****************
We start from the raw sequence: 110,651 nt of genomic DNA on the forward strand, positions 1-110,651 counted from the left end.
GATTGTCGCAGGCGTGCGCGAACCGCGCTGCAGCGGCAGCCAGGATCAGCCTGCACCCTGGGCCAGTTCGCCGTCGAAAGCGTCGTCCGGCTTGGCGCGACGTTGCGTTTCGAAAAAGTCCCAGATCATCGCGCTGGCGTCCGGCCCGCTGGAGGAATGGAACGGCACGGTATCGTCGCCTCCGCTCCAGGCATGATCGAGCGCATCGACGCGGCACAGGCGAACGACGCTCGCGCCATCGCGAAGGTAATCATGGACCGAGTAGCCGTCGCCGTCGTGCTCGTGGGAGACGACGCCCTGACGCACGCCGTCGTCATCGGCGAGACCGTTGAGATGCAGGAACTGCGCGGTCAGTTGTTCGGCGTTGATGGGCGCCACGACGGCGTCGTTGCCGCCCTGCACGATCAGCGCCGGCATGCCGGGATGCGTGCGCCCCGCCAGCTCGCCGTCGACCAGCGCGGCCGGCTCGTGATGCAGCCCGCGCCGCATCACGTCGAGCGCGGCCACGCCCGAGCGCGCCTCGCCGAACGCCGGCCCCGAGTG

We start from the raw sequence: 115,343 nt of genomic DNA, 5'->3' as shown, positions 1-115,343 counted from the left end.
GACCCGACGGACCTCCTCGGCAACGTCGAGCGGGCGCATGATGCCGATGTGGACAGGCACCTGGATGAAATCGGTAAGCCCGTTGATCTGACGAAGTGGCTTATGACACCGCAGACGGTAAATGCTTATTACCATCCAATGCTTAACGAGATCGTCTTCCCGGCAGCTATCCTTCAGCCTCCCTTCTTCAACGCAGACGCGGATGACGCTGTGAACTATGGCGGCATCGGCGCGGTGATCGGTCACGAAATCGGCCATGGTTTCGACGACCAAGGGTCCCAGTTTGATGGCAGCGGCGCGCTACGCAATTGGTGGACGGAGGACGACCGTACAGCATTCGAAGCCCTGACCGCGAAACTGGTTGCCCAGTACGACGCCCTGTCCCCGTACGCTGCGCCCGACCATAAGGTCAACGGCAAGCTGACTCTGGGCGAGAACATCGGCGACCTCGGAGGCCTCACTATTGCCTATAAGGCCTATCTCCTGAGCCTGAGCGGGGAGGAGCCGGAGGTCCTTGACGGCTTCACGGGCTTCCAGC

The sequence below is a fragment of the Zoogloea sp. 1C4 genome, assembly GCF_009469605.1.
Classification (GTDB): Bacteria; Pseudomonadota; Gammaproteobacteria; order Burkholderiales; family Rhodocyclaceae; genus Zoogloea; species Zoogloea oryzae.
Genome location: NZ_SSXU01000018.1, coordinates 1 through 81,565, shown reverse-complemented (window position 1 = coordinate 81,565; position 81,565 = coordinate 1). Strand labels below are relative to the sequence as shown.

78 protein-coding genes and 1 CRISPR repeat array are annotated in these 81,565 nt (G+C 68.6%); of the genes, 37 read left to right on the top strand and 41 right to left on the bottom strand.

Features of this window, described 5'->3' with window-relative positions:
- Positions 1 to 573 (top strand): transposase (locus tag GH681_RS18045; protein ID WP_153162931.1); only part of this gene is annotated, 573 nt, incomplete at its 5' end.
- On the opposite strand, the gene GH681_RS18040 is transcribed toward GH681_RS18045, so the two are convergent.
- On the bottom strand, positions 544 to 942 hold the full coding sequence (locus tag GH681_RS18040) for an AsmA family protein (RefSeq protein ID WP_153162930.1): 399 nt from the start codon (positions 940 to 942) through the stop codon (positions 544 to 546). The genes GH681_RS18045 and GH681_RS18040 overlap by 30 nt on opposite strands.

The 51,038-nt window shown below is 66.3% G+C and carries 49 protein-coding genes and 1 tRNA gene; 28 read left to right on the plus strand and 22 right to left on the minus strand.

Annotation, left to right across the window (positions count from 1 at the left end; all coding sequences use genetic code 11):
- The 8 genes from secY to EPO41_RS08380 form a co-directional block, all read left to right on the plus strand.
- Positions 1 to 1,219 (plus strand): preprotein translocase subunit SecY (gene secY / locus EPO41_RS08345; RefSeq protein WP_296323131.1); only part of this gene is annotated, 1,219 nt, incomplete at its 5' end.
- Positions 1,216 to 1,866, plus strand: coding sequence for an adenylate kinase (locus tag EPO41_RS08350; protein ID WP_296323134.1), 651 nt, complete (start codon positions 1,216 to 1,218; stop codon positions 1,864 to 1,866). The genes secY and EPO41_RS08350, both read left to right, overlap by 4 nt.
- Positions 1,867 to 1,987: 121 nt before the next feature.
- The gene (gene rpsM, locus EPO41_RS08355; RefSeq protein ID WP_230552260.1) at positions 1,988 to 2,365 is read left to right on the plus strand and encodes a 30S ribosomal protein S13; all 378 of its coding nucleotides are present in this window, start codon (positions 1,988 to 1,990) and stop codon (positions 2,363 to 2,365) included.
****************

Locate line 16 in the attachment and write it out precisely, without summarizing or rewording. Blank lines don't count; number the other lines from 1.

- Positions 1 to 1,219 (plus strand): preprotein translocase subunit SecY (gene secY / locus EPO41_RS08345; RefSeq protein WP_296323131.1); only part of this gene is annotated, 1,219 nt, incomplete at its 5' end.